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Friday, August 17, 2007

Another sad time out. Fairwell Steven Campbell


My cousin Allen and I went to an exhibition of Steven's work at the Old Quad in Edinburgh many years ago. There was a small painting there of a bat-like creature, painted on a piece of brown corrugated cardboard that had been roughly torn into a rectangular shape (I've since seen a larger painting, so it could have been a small rough or study). It was a painting for an album and I'm sure it was a U2 album cover, but it seems too gothic for them so perhaps my memory is playing tricks. At any rate, it made an impression on me and it was very affordable so my cousin and I discussed buying it, by the time we enquired about it though, a red dot had appeared on the thing.

I must confess, I liked Steven Campbell's work the moment I saw it because it seemed like cartoon art to me. It seemed, in fact, like a whole comic crammed into one huge page, full of religiosity and sacred symbols and lust and intrigue; the embodiment of the sacred and the profane; all that art is supposed to be. It was a great exhibition and I came away an even bigger fan than I was when I entered the exhibition space.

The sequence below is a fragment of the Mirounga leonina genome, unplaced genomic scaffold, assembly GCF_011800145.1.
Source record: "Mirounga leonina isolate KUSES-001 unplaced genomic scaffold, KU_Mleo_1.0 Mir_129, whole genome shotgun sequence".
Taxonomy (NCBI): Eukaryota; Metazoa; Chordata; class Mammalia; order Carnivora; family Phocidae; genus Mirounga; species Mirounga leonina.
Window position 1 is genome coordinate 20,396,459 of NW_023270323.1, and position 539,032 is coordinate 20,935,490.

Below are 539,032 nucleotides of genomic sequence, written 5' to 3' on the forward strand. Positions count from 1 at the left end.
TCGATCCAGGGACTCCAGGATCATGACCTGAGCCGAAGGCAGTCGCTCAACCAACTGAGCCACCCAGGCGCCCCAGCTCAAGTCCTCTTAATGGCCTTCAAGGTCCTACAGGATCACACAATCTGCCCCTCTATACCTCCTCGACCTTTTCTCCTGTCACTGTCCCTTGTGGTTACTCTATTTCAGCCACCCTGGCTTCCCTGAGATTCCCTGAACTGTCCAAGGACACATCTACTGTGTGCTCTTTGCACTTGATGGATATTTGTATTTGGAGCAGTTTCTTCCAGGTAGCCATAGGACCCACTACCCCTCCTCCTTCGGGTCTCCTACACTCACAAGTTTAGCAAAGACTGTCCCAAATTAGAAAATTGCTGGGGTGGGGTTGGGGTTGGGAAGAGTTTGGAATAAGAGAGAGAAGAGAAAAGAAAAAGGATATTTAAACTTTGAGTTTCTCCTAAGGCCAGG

Years later, I was standing in Stirling train station one day, looking across the platforms, when an orange-haired man, with a goatee beard, in a very dapper green-checked suit, Edwardian looking, caught my eye. He looked like some kind of Autumnal Sprite, all green and brown and orange, made all the more unreal by the grey backdrop. I knew it was Steven Campbell and that appealed to the snob in me. By the time I got over to where he had been he was gone.

Now he has gone for good. At the ridiculously young age of 53, Steven Campbell died of peritonitis, or at least of Septicemea as a result of that condition. He died, in hospital, of the very illness my eldest daughter recovered from last year, a ruptured appendix (there's a post on this very blog). It seems such a ridiculous thing, and such a stupid pointless waste. Somethings are bewildering.

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